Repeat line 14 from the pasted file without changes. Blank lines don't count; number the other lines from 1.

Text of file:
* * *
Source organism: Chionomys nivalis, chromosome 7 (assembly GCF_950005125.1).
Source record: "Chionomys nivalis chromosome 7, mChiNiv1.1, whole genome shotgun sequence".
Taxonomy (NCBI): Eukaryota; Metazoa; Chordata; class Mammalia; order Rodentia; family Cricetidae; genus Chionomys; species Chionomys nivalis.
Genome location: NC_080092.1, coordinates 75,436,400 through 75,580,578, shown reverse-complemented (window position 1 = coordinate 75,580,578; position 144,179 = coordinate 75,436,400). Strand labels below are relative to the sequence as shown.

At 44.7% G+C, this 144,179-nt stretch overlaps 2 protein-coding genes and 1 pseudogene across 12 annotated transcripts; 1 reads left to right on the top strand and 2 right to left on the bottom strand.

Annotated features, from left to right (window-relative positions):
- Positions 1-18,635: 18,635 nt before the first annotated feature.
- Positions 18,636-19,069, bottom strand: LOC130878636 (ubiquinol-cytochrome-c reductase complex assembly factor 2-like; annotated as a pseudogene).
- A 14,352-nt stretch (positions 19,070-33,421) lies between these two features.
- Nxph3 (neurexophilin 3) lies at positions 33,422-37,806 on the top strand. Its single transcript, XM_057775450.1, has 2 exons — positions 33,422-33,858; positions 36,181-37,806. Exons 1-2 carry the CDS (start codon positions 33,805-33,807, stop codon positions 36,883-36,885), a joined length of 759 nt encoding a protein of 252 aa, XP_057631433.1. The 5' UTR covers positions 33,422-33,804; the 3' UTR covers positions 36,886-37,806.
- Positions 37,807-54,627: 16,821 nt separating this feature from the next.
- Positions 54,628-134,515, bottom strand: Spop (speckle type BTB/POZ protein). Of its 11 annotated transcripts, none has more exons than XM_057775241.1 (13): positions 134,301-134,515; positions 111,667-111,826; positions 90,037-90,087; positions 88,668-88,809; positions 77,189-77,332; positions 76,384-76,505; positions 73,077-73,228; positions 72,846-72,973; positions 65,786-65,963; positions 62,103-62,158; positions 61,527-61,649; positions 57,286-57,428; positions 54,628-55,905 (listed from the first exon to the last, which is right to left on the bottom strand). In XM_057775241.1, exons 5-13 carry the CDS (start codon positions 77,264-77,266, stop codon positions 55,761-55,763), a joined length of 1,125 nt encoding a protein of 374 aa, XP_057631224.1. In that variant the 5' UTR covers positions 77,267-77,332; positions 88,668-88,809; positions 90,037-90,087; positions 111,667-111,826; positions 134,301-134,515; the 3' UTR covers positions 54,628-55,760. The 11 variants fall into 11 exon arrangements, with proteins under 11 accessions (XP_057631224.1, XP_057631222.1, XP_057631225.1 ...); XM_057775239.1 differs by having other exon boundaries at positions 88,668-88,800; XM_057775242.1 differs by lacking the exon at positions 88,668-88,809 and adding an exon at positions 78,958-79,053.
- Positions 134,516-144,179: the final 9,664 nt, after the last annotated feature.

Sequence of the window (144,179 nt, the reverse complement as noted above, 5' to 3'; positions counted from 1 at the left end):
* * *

Sequence of the window (144,179 nt, the reverse complement as noted above, 5' to 3'; positions counted from 1 at the left end):